GMAT Question of the Day - Daily to your Mailbox; hard ones only

 It is currently 06 Dec 2019, 10:38

### GMAT Club Daily Prep

#### Thank you for using the timer - this advanced tool can estimate your performance and suggest more practice questions. We have subscribed you to Daily Prep Questions via email.

Customized
for You

we will pick new questions that match your level based on your Timer History

Track

every week, we’ll send you an estimated GMAT score based on your performance

Practice
Pays

we will pick new questions that match your level based on your Timer History

# The straight lines given by the equation 2x^2=2y^2-3xy are:

Author Message
TAGS:

### Hide Tags

GMATH Teacher
Status: GMATH founder
Joined: 12 Oct 2010
Posts: 935
The straight lines given by the equation 2x^2=2y^2-3xy are:  [#permalink]

### Show Tags

21 Mar 2019, 13:19
00:00

Difficulty:

55% (hard)

Question Stats:

56% (02:28) correct 44% (02:07) wrong based on 27 sessions

### HideShow timer Statistics

GMATH practice exercise (Quant Class 20)

The straight lines given by the equation $$2{x^2} = 2{y^2} - 3xy$$ are:

(A) parallel
(B) intersecting and they form a 30-degrees angle
(C) intersecting and they form a 45-degrees angle
(D) intersecting and they form a 60-degrees angle
(E) intersecting and they form a 90-degrees angle

_________________
Fabio Skilnik :: GMATH method creator (Math for the GMAT)
Our high-level "quant" preparation starts here: https://gmath.net
GMATH Teacher
Status: GMATH founder
Joined: 12 Oct 2010
Posts: 935
Re: The straight lines given by the equation 2x^2=2y^2-3xy are:  [#permalink]

### Show Tags

21 Mar 2019, 14:47
1
fskilnik wrote:
GMATH practice exercise (Quant Class 20)

The straight lines given by the equation $$2{x^2} = 2{y^2} - 3xy$$ are:

(A) parallel
(B) intersecting and they form a 30-degrees angle
(C) intersecting and they form a 45-degrees angle
(D) intersecting and they form a 60-degrees angle
(E) intersecting and they form a 90-degrees angle

$$?\,\,:\,\,{\rm{lines}}\,\,{\rm{relative}}\,\,{\rm{position}}$$

$$2{x^2} = 2{y^2} - 3xy\,\,\,\, \Leftrightarrow \,\,\,\,2{x^2} - xy = 2{y^2} - 4xy\,\,\,\, \Leftrightarrow$$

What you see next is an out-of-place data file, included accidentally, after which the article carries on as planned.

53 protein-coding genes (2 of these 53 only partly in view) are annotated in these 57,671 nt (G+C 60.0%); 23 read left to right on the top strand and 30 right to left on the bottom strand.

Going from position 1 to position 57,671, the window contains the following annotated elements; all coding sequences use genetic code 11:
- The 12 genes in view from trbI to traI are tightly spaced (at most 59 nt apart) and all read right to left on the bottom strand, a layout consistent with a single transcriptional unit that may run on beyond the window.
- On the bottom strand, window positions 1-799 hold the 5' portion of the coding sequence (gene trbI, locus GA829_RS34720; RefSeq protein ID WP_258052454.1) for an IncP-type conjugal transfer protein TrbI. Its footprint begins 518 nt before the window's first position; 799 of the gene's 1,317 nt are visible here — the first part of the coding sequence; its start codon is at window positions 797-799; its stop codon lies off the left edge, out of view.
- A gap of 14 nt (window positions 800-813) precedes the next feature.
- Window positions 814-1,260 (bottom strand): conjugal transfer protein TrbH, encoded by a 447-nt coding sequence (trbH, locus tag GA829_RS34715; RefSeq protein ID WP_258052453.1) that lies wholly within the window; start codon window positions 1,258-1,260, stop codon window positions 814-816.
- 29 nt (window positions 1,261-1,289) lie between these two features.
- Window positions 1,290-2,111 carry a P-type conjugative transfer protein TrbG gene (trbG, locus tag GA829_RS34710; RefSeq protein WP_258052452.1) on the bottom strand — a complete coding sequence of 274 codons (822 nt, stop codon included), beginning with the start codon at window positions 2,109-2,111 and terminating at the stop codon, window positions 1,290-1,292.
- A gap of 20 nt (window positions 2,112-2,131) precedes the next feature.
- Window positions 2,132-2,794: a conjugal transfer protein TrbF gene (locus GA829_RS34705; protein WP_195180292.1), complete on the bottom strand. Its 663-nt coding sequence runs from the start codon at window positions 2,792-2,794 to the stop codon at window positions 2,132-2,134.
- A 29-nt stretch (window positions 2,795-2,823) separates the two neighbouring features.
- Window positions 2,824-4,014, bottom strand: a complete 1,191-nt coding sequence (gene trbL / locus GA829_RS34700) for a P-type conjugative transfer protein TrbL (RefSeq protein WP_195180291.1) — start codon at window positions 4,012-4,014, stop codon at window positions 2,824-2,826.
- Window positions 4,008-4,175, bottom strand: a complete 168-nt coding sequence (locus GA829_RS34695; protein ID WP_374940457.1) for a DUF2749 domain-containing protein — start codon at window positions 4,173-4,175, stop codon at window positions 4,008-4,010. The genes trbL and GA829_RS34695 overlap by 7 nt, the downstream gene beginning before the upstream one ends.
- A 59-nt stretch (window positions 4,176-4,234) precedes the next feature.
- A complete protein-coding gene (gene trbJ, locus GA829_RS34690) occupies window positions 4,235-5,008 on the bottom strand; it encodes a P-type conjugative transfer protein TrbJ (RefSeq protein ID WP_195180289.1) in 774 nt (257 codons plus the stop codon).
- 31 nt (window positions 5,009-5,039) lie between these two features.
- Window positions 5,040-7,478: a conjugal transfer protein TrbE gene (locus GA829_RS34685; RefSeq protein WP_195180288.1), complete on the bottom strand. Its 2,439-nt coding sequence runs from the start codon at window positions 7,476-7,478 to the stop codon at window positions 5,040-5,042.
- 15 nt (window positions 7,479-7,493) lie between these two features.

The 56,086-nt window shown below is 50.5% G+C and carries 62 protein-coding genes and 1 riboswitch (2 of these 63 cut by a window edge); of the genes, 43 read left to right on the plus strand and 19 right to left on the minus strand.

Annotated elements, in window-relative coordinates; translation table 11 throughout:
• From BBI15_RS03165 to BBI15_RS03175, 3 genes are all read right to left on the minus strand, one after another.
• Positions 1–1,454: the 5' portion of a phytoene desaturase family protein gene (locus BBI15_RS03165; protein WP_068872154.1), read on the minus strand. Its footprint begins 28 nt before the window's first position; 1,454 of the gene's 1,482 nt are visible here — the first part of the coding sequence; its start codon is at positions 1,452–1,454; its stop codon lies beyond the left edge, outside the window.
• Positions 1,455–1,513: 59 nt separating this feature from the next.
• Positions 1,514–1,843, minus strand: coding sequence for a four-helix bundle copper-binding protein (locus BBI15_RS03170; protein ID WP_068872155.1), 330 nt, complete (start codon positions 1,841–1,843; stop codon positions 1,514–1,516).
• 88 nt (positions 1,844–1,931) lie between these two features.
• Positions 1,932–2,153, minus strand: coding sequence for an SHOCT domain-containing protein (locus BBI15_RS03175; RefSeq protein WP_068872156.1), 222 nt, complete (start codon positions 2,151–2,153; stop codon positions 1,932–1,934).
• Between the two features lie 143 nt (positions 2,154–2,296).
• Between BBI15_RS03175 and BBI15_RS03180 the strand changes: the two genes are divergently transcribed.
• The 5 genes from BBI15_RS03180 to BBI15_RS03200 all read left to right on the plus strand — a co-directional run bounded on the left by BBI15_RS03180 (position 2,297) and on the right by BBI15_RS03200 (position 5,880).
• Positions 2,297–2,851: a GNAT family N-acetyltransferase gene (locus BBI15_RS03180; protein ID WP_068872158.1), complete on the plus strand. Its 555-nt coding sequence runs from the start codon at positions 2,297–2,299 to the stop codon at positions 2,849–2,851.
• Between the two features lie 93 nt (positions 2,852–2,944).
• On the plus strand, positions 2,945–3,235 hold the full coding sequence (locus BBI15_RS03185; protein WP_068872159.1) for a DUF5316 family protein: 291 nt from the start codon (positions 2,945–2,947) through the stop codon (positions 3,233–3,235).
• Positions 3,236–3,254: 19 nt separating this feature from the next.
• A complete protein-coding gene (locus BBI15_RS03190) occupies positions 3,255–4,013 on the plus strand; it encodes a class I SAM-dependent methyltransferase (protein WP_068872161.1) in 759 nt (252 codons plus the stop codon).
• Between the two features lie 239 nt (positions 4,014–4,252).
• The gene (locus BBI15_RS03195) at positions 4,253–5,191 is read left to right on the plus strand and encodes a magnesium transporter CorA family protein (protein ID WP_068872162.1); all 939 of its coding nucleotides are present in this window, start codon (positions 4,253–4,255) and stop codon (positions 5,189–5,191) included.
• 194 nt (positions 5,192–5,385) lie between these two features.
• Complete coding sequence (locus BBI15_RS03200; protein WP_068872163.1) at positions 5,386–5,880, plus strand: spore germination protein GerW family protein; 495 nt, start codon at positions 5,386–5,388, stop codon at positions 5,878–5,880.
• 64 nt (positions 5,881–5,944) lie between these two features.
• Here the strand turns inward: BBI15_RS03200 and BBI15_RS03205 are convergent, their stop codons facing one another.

$$\Leftrightarrow \,\,\,\,x\left( {2x - y} \right) = - 2y\left( { - y + 2x} \right)\,\,\,\, \Leftrightarrow \,\,\,\,\left( {2x - y} \right)\left( {x + 2y} \right) = 0$$

$$\left( {2x - y} \right)\left( {x + 2y} \right) = 0\,\,\,\,\,\, \Leftrightarrow \,\,\,\,\,\,\left\{ \matrix{ \,2x - y = 0 \hfill \cr \,\,{\rm{or}} \hfill \cr \,x + 2y = 0 \hfill \cr} \right.\,\,\,\,\,\, \Leftrightarrow \,\,\,\,\,\,\left\{ \matrix{ \,y = 2x\,\,\,\,\left( {{\rm{slope}} = 2} \right) \hfill \cr \,\,{\rm{or}} \hfill \cr \,y = - {x \over 2}\,\,\,\,\left( {{\rm{slope}} = - {1 \over 2}} \right) \hfill \cr} \right.\,\,\,\,\,\, \Rightarrow \,\,\,\,\,\left( {\rm{E}} \right)$$

We follow the notations and rationale taught in the GMATH method.

Regards,
Fabio.
_________________
Fabio Skilnik :: GMATH method creator (Math for the GMAT)
Our high-level "quant" preparation starts here: https://gmath.net
SVP
Joined: 26 Mar 2013
Posts: 2343
Re: The straight lines given by the equation 2x^2=2y^2-3xy are:  [#permalink]

### Show Tags

21 Mar 2019, 17:44
fskilnik wrote:
fskilnik wrote:
GMATH practice exercise (Quant Class 20)

The straight lines given by the equation $$2{x^2} = 2{y^2} - 3xy$$ are:

(A) parallel
(B) intersecting and they form a 30-degrees angle
(C) intersecting and they form a 45-degrees angle
(D) intersecting and they form a 60-degrees angle
(E) intersecting and they form a 90-degrees angle

$$?\,\,:\,\,{\rm{lines}}\,\,{\rm{relative}}\,\,{\rm{position}}$$

$$2{x^2} = 2{y^2} - 3xy\,\,\,\, \Leftrightarrow \,\,\,\,2{x^2} - xy = 2{y^2} - 4xy\,\,\,\, \Leftrightarrow$$

$$\Leftrightarrow \,\,\,\,x\left( {2x - y} \right) = - 2y\left( { - y + 2x} \right)\,\,\,\, \Leftrightarrow \,\,\,\,\left( {2x - y} \right)\left( {x + 2y} \right) = 0$$

$$\left( {2x - y} \right)\left( {x + 2y} \right) = 0\,\,\,\,\,\, \Leftrightarrow \,\,\,\,\,\,\left\{ \matrix{ \,2x - y = 0 \hfill \cr \,\,{\rm{or}} \hfill \cr \,x + 2y = 0 \hfill \cr} \right.\,\,\,\,\,\, \Leftrightarrow \,\,\,\,\,\,\left\{ \matrix{ \,y = 2x\,\,\,\,\left( {{\rm{slope}} = 2} \right) \hfill \cr \,\,{\rm{or}} \hfill \cr \,y = - {x \over 2}\,\,\,\,\left( {{\rm{slope}} = - {1 \over 2}} \right) \hfill \cr} \right.\,\,\,\,\,\, \Rightarrow \,\,\,\,\,\left( {\rm{E}} \right)$$

We follow the notations and rationale taught in the GMATH method.

Regards,
Fabio.

Hi,
Is not it the equation above second degree that does present a line? As I know, an equation of line is first degree. Can you help please with more details?
GMATH Teacher
Status: GMATH founder
Joined: 12 Oct 2010
Posts: 935
The straight lines given by the equation 2x^2=2y^2-3xy are:  [#permalink]

### Show Tags

21 Mar 2019, 18:03
Mo2men wrote:

Hi,
Is not it the equation above second degree that does present a line? As I know, an equation of line is first degree. Can you help please with more details?

Hi Mo2men,

Thank you for your interest in our problem and in my solution.

I will not go into many details about the relationship between lines and first-degree equations, because all that it is needed to know (in GMAT´s scope) is contained in our course.

On the other hand, please notice that the set of points (x,y) in the rectangular coordinate system, associated with the solution set of the second-degree equation presented in the question stem, is exactly the reunion of TWO intersecting lines, not just one line.

In other words, your intuition/knowledge is not refuted: the second-degree equation presented in the question stem is NOT related to a SINGLE straight line!

Regards and success in your studies,
Fabio.
_________________
Fabio Skilnik :: GMATH method creator (Math for the GMAT)
Our high-level "quant" preparation starts here: https://gmath.net
The straight lines given by the equation 2x^2=2y^2-3xy are:   [#permalink] 21 Mar 2019, 18:03
Display posts from previous: Sort by